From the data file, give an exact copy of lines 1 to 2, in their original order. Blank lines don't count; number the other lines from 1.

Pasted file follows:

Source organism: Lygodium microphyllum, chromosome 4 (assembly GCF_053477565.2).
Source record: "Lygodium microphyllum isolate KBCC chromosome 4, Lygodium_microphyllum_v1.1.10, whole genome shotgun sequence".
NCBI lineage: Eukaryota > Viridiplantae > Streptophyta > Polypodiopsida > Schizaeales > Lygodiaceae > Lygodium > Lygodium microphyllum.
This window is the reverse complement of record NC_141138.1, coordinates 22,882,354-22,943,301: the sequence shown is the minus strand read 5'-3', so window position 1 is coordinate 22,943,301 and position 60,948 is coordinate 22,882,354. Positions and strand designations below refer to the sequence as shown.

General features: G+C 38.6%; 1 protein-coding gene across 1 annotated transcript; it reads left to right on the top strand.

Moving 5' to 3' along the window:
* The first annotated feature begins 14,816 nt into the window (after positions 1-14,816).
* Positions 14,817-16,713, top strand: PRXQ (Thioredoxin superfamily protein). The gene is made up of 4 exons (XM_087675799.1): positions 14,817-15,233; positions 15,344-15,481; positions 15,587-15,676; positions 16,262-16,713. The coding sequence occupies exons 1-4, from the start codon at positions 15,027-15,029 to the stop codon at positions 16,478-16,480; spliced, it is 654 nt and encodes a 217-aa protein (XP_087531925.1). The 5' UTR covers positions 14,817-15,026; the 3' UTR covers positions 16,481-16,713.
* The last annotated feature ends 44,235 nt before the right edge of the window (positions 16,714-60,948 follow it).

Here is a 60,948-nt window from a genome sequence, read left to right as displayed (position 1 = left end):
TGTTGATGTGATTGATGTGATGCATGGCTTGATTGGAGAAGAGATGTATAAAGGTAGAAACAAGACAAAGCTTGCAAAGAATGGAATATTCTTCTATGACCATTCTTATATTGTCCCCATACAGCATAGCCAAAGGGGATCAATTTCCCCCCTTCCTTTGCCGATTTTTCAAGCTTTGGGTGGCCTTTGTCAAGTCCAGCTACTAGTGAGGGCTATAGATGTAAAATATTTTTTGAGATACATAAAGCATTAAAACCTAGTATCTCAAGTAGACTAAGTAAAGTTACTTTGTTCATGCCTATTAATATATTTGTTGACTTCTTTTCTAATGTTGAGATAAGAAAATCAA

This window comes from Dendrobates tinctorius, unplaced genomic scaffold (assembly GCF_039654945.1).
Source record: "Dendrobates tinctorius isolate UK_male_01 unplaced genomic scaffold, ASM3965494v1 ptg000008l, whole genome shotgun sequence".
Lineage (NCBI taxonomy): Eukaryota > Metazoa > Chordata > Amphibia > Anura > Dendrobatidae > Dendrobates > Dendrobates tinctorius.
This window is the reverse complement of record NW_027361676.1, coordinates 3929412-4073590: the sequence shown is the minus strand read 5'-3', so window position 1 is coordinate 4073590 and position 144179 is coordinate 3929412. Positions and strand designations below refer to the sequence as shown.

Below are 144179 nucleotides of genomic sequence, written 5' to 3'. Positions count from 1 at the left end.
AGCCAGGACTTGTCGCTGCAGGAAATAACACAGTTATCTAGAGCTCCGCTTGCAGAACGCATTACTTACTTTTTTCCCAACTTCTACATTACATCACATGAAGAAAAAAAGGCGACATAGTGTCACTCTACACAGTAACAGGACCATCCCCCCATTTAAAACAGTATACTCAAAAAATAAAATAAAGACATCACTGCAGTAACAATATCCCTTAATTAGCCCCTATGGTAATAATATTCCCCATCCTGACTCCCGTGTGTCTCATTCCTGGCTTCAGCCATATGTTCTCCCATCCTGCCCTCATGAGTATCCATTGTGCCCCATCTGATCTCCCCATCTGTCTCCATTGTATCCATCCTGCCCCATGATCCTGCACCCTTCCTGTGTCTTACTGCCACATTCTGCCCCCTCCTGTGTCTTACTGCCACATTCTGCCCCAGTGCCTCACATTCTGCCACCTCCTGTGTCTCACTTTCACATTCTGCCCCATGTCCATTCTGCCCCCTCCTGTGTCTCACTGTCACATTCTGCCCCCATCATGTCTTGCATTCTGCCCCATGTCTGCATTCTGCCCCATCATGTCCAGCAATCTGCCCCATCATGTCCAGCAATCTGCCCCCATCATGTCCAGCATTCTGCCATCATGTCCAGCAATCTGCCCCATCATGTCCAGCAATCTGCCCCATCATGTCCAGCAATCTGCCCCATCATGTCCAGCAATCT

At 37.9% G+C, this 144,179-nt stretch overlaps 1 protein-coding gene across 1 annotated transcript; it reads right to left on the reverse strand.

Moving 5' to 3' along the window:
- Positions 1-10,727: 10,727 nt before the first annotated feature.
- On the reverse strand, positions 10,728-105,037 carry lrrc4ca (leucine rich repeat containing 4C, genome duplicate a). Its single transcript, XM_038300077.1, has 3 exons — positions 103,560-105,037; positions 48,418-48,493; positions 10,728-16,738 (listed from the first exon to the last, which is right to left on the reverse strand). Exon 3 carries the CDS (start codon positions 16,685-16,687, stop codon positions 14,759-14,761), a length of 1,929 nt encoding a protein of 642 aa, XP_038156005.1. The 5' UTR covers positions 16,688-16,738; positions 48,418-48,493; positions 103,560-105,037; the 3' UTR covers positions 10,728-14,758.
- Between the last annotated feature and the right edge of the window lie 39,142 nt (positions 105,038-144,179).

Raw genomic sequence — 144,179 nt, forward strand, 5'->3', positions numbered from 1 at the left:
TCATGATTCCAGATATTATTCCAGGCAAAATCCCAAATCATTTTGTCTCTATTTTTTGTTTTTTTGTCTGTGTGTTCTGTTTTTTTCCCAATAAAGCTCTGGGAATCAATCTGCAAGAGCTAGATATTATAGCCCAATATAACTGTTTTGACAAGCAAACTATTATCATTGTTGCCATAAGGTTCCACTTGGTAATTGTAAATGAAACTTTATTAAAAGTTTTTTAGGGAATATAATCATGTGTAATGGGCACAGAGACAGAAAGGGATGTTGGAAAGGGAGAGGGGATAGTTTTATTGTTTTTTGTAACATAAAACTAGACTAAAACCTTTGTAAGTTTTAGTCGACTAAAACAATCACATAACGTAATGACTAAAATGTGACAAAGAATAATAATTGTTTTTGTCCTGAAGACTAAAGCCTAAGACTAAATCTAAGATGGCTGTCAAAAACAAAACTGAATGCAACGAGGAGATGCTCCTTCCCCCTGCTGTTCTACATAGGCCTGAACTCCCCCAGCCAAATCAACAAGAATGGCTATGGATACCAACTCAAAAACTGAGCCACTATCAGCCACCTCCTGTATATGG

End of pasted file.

Source organism: Lygodium microphyllum, chromosome 4 (assembly GCF_053477565.2).
Source record: "Lygodium microphyllum isolate KBCC chromosome 4, Lygodium_microphyllum_v1.1.10, whole genome shotgun sequence".